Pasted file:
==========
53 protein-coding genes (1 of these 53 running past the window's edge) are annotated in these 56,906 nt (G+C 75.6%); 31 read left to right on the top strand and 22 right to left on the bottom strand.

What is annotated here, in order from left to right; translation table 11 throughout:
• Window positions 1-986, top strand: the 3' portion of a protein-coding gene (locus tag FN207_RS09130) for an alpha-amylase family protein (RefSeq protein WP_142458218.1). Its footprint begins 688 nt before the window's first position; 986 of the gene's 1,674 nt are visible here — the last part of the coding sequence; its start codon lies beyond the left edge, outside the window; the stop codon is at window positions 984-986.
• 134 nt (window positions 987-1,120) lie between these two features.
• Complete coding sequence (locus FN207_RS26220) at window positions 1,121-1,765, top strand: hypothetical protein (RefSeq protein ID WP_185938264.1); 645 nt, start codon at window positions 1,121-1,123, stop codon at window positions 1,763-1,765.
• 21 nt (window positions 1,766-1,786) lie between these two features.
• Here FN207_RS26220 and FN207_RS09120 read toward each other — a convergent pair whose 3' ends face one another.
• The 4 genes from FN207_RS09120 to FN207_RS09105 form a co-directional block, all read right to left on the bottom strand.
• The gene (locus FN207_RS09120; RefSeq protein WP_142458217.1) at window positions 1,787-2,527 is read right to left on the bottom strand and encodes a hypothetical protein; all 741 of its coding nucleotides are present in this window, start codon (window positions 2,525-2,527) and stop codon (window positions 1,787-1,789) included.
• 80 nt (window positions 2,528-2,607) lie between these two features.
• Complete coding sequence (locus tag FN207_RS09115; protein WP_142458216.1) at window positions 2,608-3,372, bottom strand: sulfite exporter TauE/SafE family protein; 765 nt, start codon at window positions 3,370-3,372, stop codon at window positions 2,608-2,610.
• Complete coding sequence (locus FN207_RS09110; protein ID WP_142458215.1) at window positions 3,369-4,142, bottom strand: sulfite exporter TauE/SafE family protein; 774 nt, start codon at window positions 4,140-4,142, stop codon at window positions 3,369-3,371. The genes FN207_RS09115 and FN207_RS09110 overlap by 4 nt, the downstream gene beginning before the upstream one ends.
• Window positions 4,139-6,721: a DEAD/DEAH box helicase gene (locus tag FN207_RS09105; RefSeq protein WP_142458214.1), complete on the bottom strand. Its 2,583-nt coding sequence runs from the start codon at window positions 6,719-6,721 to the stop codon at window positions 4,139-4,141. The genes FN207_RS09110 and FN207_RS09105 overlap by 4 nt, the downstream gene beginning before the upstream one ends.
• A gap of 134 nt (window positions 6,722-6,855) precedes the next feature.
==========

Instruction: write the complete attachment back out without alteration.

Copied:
53 protein-coding genes (1 of these 53 running past the window's edge) are annotated in these 56,906 nt (G+C 75.6%); 31 read left to right on the top strand and 22 right to left on the bottom strand.

What is annotated here, in order from left to right; translation table 11 throughout:
• Window positions 1-986, top strand: the 3' portion of a protein-coding gene (locus tag FN207_RS09130) for an alpha-amylase family protein (RefSeq protein WP_142458218.1). Its footprint begins 688 nt before the window's first position; 986 of the gene's 1,674 nt are visible here — the last part of the coding sequence; its start codon lies beyond the left edge, outside the window; the stop codon is at window positions 984-986.
• 134 nt (window positions 987-1,120) lie between these two features.
• Complete coding sequence (locus FN207_RS26220) at window positions 1,121-1,765, top strand: hypothetical protein (RefSeq protein ID WP_185938264.1); 645 nt, start codon at window positions 1,121-1,123, stop codon at window positions 1,763-1,765.
• 21 nt (window positions 1,766-1,786) lie between these two features.
• Here FN207_RS26220 and FN207_RS09120 read toward each other — a convergent pair whose 3' ends face one another.
• The 4 genes from FN207_RS09120 to FN207_RS09105 form a co-directional block, all read right to left on the bottom strand.
• The gene (locus FN207_RS09120; RefSeq protein WP_142458217.1) at window positions 1,787-2,527 is read right to left on the bottom strand and encodes a hypothetical protein; all 741 of its coding nucleotides are present in this window, start codon (window positions 2,525-2,527) and stop codon (window positions 1,787-1,789) included.
• 80 nt (window positions 2,528-2,607) lie between these two features.
• Complete coding sequence (locus tag FN207_RS09115; protein WP_142458216.1) at window positions 2,608-3,372, bottom strand: sulfite exporter TauE/SafE family protein; 765 nt, start codon at window positions 3,370-3,372, stop codon at window positions 2,608-2,610.
• Complete coding sequence (locus FN207_RS09110; protein ID WP_142458215.1) at window positions 3,369-4,142, bottom strand: sulfite exporter TauE/SafE family protein; 774 nt, start codon at window positions 4,140-4,142, stop codon at window positions 3,369-3,371. The genes FN207_RS09115 and FN207_RS09110 overlap by 4 nt, the downstream gene beginning before the upstream one ends.
• Window positions 4,139-6,721: a DEAD/DEAH box helicase gene (locus tag FN207_RS09105; RefSeq protein WP_142458214.1), complete on the bottom strand. Its 2,583-nt coding sequence runs from the start codon at window positions 6,719-6,721 to the stop codon at window positions 4,139-4,141. The genes FN207_RS09110 and FN207_RS09105 overlap by 4 nt, the downstream gene beginning before the upstream one ends.
• A gap of 134 nt (window positions 6,722-6,855) precedes the next feature.